Volunteer spotlight: David Roscoe

Department of Conservation —  29/06/2012

Every Friday Jobs at DOC takes you behind the scenes and into the jobs, the challenges, the highlights, and the personalities of the people who work at the Department of Conservation.

Today, to celebrate our amazing conservation volunteers, we shine the limelight on volunteer David Roscoe…

Name: David Roscoe

Position: Volunteer, imaging tiny objects in sharp focus. Three half-days a week, usually in the level two laboratory at DOC’s National Office.

Dave in DOC’s old lab at Victoria University

What kind of things do you do in your DOC volunteer role?

Photographing small objects in sharp focus, by merging numerous images taken at different foci using very cold light (otherwise the shell melts or is vaporized).

Producing snail posters and snail identification CDs. Snail surveys and identifying snails for DOC staff. Producing a toolbox for snail inventory and monitoring.

Left: Kokopapa unispathulata from Kaikoura. Middle top: Allodiscus from Wainuiomata. Middle bottom: Aeschrodomus stipulata from Kaka Point. Right: Liarea ornata from Matakana

What is the best part of your work?

Working with DOC staff in a pleasant working environment and receiving leaf mould containing snails from unusual locations.

What is the hardest part about your work?

Separating pictures of hairy snails and beetles from their background, pixel by pixel.

Dave looking at a tiny (pin prick-sized) still un-named snail species under a microscope. This snail was found on Great Mercury Island

What led you to your role in DOC?

Meeting inspiring people, then opportunity to pursue a long-held interest in landsnails (since 1964).

What was your highlight from the month just gone?

Very positive feedback about a poster and a quantitative snail survey I had done for, and on, Hen Island.

The rule of three…

Three loves

  1. My supportive wife Jenni.
  2. Advertising our huge diversity of small native land snails. So far over 460 species have been named with an estimated total of 1200–2000. Most are small – under 3 mm – and easily overlooked. In relation to area we have one of the most diverse land snail faunas in the world – compare this with Great Britain (of similar area) with 220 species. Also, at some localities over 60 species have been found living together, twice the highest diversity recorded anywhere else.
  3. Playing classical piano music, currently mostly Russian.

Three pet peeves

  1. Doing little about overpopulation.
  2. Tall poppy syndrome.
  3. Reflex green-bashing.

Three foods

  1. Homemade bread.
  2. Wellington’s sophisticated food variety.
  3. Jenni’s cooking.

Three favourite places in New Zealand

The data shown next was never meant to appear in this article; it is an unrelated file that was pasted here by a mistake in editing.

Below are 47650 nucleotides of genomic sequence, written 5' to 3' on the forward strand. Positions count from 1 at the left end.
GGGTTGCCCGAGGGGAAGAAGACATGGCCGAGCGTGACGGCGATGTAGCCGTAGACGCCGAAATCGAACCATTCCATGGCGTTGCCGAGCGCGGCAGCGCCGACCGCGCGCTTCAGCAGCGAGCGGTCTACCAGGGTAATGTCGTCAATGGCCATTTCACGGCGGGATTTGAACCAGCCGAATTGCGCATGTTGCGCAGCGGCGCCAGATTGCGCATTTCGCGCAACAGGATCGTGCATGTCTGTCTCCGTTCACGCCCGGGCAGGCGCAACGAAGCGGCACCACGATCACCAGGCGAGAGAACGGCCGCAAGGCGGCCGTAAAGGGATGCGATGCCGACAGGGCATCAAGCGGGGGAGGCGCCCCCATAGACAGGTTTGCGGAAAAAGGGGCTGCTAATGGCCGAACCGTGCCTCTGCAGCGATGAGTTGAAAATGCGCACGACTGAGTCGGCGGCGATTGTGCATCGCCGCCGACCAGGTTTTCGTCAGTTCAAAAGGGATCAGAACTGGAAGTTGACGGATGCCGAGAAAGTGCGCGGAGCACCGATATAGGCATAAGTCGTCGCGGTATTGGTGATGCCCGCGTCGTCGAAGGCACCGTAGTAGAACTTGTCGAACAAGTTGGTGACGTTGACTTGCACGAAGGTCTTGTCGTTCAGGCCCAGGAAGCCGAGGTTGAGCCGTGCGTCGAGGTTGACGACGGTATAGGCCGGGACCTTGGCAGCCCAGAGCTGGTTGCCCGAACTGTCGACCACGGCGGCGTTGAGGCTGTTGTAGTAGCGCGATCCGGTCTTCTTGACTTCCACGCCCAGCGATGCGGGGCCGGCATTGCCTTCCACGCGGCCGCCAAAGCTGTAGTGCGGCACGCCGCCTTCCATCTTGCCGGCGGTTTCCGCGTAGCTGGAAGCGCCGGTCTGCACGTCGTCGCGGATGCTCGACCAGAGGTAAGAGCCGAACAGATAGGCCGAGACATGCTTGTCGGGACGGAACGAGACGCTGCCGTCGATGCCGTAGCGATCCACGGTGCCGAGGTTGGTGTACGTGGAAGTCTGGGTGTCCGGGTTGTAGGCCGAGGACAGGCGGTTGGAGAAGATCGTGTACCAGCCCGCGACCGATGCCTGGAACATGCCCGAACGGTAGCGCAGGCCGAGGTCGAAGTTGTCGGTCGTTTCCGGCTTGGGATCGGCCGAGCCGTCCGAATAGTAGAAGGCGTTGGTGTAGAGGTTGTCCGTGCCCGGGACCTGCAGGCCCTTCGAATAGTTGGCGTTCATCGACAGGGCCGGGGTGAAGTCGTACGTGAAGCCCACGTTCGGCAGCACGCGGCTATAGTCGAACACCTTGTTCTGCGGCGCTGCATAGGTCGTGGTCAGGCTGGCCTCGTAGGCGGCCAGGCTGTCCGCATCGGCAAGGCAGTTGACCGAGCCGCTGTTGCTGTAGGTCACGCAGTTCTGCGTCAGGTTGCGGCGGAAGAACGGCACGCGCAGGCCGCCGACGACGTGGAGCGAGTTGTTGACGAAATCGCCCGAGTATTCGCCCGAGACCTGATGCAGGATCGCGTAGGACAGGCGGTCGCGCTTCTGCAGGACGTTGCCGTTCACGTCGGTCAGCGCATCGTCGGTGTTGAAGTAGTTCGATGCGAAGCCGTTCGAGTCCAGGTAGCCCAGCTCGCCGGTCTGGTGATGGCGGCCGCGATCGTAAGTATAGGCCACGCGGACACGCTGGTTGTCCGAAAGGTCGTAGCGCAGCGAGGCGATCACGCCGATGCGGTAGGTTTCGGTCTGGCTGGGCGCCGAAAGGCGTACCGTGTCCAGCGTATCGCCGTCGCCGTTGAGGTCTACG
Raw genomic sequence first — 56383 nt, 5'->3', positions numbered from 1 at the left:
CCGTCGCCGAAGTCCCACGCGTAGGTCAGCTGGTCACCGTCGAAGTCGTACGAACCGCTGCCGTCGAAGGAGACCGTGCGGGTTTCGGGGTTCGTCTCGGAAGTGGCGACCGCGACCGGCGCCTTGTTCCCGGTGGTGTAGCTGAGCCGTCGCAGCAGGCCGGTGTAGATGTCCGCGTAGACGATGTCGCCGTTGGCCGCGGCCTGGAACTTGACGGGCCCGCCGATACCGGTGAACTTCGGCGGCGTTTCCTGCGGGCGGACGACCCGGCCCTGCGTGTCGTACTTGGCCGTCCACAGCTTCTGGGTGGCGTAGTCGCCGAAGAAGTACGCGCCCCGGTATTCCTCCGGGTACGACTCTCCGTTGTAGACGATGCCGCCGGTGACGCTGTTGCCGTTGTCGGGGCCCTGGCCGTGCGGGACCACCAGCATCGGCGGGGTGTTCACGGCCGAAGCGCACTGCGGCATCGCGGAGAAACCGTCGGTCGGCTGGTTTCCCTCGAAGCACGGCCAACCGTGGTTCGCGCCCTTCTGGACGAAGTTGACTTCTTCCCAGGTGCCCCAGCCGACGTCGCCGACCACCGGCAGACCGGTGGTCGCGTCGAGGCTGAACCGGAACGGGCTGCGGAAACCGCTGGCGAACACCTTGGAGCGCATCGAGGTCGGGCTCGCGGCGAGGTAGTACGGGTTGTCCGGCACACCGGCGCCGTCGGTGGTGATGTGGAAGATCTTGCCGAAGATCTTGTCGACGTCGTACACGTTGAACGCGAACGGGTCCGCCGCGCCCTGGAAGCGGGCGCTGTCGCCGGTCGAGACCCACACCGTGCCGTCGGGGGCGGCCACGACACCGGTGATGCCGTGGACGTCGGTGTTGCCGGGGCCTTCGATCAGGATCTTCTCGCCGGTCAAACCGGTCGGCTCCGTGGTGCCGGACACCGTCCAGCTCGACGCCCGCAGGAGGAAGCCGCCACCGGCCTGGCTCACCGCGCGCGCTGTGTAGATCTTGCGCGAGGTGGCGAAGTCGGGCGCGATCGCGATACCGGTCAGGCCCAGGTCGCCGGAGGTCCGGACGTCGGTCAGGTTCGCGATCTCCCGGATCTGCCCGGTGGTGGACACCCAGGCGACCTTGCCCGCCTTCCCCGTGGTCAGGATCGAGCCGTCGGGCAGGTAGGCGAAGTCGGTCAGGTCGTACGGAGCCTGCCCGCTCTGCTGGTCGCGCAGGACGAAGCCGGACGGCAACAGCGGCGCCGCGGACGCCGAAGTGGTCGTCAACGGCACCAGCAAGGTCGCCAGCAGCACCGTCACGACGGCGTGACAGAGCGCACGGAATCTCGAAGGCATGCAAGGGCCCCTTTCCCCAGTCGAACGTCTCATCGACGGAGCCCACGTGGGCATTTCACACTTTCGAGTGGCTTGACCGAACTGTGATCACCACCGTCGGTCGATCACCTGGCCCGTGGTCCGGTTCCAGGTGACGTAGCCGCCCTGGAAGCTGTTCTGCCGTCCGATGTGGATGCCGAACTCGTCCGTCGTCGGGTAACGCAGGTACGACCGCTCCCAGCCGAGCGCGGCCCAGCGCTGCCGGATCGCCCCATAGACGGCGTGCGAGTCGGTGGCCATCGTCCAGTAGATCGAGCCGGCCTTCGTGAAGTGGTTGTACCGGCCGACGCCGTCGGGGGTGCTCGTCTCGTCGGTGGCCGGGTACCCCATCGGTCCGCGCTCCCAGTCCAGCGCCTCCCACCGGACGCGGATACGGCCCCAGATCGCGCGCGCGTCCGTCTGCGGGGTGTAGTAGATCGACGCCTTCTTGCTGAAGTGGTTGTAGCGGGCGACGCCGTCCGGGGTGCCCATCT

1. Hen Island at dawn (dawn chorus).
  2. A grassy hillside patch surrounded by bush in the Wakarara Range near Hastings.
  3. The stunning beauty of much of the Wainuiomata Waterworks Reserve!


  1. Movie: The Warriors (Ancient Greek saga, set in today’s New York gangs).
  2. Album: Complete Piano Works of Federico Mompou.
  3. Book: Fredric Brown, Nightmares and Geezenstacks (SF mostly)

Dave in the lab checking out a new species of snail

Deep and meaningful:

What piece of advice would you tell your 18 year old self?

Forget pharmacy (from which I am now retired), go to university – the student talent is awesome and you are much less likely to get armed holdups.

And, laugh more.

Who or what inspires you and why?

My piano teacher, she just scored a QSM. She is patient with my foolishness. Also, most of the DOC staff, hardworking and passionate about their work.

When you were a kid, what did you want to be when you grew up?


And now, if you weren’t working at DOC, what would you want to be?

Working as a DOC volunteer.

What sustainability tip would you like to pass on?

Many sustainability problems relate to population levels. Individuals cannot solve overpopulation on their own. We could encourage politicians to include population optimisation in their manifestos.

Which green behaviour would you like to adopt this year – at home? At work?

  • At home, trenching or composting garden and food rubbish.
  • At work, always turning off unneeded lights and somehow being able to switch off the exhaust fan when absent.

If you could be any native species for a day, what would you be and why?

A kākāpō, being indulged and well looked after in a safe habitat.

What piece of advice or message would you want to give to New Zealanders when it comes to conservation?

We live in the best living space on Earth bar none. Please don’t ruin it.